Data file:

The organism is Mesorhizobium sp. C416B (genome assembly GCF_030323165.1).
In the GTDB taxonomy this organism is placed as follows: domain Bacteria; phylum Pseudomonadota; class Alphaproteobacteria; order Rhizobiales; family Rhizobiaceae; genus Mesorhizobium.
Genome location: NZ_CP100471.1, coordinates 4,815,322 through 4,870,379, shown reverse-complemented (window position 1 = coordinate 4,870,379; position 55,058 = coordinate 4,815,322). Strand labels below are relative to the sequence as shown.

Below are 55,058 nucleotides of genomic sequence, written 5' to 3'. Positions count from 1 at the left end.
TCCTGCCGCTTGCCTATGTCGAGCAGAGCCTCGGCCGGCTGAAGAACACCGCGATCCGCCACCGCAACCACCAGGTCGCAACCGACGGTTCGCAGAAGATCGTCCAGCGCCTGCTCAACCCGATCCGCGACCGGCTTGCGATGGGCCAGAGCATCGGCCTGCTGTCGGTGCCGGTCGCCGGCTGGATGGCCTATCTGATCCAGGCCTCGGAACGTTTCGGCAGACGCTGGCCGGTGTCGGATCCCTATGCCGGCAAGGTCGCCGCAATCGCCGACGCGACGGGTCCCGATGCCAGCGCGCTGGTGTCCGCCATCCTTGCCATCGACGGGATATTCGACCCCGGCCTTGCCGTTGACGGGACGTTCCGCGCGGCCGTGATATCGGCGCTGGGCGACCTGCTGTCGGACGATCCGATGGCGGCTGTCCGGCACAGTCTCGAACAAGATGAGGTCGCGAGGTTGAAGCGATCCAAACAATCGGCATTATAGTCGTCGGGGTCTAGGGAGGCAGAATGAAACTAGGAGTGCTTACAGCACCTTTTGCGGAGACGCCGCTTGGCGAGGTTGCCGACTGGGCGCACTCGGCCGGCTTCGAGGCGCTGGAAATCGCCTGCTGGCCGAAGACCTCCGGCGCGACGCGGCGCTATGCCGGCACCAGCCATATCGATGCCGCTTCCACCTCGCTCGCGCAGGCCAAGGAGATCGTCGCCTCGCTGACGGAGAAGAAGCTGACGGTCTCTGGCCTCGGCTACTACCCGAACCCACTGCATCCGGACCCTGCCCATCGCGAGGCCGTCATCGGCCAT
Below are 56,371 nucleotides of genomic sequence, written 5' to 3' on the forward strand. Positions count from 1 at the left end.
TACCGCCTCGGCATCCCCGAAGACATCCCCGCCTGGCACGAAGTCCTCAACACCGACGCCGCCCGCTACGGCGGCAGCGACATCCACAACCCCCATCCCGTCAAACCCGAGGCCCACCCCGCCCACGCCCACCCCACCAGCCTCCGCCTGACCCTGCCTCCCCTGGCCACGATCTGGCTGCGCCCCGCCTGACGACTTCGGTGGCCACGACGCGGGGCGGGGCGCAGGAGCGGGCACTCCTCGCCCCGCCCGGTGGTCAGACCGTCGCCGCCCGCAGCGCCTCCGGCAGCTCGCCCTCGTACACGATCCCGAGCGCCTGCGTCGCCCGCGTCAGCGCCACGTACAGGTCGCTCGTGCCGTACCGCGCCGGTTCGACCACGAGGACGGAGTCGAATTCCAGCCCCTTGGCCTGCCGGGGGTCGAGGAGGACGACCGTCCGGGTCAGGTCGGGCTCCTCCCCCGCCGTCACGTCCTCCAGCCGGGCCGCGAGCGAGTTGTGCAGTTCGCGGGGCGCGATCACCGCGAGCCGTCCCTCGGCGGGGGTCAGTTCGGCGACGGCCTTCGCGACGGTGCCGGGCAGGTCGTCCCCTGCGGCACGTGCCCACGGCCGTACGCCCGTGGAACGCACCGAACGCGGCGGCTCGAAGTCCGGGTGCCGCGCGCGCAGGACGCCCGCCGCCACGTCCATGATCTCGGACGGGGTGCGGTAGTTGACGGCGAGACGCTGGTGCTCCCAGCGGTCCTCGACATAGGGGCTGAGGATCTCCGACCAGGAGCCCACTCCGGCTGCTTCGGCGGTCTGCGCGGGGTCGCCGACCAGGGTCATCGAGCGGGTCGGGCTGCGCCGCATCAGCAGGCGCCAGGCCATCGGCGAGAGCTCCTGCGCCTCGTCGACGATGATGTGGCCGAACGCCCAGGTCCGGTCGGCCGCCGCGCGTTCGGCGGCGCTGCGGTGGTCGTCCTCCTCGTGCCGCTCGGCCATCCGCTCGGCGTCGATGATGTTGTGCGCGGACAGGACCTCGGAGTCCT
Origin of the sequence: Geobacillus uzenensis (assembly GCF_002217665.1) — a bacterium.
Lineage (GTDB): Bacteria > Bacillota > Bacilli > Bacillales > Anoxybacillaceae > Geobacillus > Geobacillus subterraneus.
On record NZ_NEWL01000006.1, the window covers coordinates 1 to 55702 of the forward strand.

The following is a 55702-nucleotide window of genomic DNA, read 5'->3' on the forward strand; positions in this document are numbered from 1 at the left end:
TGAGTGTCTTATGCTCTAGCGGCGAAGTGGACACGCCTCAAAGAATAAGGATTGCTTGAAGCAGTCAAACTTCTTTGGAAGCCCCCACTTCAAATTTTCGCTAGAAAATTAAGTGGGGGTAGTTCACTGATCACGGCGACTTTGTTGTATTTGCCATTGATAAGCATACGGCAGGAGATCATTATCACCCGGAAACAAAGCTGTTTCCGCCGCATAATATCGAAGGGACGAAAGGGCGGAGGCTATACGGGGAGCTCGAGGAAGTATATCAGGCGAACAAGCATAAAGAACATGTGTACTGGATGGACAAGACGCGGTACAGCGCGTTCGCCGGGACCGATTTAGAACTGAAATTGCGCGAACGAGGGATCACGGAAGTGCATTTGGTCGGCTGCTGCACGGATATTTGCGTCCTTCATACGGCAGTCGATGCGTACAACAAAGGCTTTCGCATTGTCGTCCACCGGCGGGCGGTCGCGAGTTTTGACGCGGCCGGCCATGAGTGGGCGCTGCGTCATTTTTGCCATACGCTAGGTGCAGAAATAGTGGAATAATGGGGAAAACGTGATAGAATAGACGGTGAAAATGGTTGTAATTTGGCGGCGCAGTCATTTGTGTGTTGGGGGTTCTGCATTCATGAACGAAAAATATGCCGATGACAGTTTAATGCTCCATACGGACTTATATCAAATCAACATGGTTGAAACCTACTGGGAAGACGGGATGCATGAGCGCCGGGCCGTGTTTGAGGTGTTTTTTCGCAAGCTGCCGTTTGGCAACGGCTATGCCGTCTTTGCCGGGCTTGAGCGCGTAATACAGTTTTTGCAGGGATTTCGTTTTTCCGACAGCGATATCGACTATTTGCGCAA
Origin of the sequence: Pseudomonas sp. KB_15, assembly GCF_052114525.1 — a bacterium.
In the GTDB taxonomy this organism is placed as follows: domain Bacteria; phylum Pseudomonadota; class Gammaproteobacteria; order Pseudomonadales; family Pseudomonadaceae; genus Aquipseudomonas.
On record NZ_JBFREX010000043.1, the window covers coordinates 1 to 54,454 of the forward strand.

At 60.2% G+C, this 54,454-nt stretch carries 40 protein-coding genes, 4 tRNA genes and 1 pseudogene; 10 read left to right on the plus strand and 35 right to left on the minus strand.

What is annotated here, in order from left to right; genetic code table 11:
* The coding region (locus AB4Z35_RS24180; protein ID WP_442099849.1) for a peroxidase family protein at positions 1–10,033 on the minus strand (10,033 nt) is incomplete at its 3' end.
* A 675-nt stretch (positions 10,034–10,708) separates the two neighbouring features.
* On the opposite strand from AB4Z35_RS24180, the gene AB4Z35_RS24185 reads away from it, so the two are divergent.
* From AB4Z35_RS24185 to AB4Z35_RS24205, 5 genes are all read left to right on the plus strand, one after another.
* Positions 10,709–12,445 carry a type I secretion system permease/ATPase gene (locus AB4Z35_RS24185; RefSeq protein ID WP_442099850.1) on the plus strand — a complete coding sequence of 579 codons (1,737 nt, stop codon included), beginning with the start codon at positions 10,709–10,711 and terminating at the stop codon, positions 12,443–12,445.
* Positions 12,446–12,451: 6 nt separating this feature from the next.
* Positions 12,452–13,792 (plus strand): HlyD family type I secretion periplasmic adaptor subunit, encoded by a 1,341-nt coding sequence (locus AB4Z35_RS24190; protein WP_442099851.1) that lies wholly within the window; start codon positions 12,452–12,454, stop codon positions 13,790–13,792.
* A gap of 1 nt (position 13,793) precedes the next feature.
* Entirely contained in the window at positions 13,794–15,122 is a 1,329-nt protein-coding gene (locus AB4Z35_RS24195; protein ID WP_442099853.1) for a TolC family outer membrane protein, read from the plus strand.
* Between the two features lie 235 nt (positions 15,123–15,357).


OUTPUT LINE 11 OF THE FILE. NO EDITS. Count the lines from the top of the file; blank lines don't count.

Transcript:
The following is a 55702-nucleotide window of genomic DNA, read 5'->3' on the forward strand; positions in this document are numbered from 1 at the left end: